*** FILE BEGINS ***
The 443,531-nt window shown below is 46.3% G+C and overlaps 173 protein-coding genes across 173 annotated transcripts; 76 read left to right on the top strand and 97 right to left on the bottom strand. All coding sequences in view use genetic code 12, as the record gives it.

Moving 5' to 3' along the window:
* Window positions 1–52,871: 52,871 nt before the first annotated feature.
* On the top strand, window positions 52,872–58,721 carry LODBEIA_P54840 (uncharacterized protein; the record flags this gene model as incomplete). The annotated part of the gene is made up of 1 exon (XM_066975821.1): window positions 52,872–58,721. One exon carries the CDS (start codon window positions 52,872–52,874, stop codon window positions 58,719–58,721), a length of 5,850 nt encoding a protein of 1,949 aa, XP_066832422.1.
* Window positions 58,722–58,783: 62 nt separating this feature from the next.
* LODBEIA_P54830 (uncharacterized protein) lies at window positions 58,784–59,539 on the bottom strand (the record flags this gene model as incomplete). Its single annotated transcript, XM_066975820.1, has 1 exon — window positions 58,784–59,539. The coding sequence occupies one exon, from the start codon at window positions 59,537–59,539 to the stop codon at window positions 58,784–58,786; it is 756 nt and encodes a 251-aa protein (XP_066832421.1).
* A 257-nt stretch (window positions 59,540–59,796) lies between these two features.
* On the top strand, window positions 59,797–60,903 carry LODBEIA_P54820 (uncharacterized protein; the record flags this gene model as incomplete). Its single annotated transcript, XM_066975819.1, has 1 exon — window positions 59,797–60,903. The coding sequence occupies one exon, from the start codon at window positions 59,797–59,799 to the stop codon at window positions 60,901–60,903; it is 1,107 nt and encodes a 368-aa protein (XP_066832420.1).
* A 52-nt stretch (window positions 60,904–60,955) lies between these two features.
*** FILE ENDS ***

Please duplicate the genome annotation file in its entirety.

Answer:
The 443,531-nt window shown below is 46.3% G+C and overlaps 173 protein-coding genes across 173 annotated transcripts; 76 read left to right on the top strand and 97 right to left on the bottom strand. All coding sequences in view use genetic code 12, as the record gives it.

Moving 5' to 3' along the window:
* Window positions 1–52,871: 52,871 nt before the first annotated feature.
* On the top strand, window positions 52,872–58,721 carry LODBEIA_P54840 (uncharacterized protein; the record flags this gene model as incomplete). The annotated part of the gene is made up of 1 exon (XM_066975821.1): window positions 52,872–58,721. One exon carries the CDS (start codon window positions 52,872–52,874, stop codon window positions 58,719–58,721), a length of 5,850 nt encoding a protein of 1,949 aa, XP_066832422.1.
* Window positions 58,722–58,783: 62 nt separating this feature from the next.
* LODBEIA_P54830 (uncharacterized protein) lies at window positions 58,784–59,539 on the bottom strand (the record flags this gene model as incomplete). Its single annotated transcript, XM_066975820.1, has 1 exon — window positions 58,784–59,539. The coding sequence occupies one exon, from the start codon at window positions 59,537–59,539 to the stop codon at window positions 58,784–58,786; it is 756 nt and encodes a 251-aa protein (XP_066832421.1).
* A 257-nt stretch (window positions 59,540–59,796) lies between these two features.
* On the top strand, window positions 59,797–60,903 carry LODBEIA_P54820 (uncharacterized protein; the record flags this gene model as incomplete). Its single annotated transcript, XM_066975819.1, has 1 exon — window positions 59,797–60,903. The coding sequence occupies one exon, from the start codon at window positions 59,797–59,799 to the stop codon at window positions 60,901–60,903; it is 1,107 nt and encodes a 368-aa protein (XP_066832420.1).
* A 52-nt stretch (window positions 60,904–60,955) lies between these two features.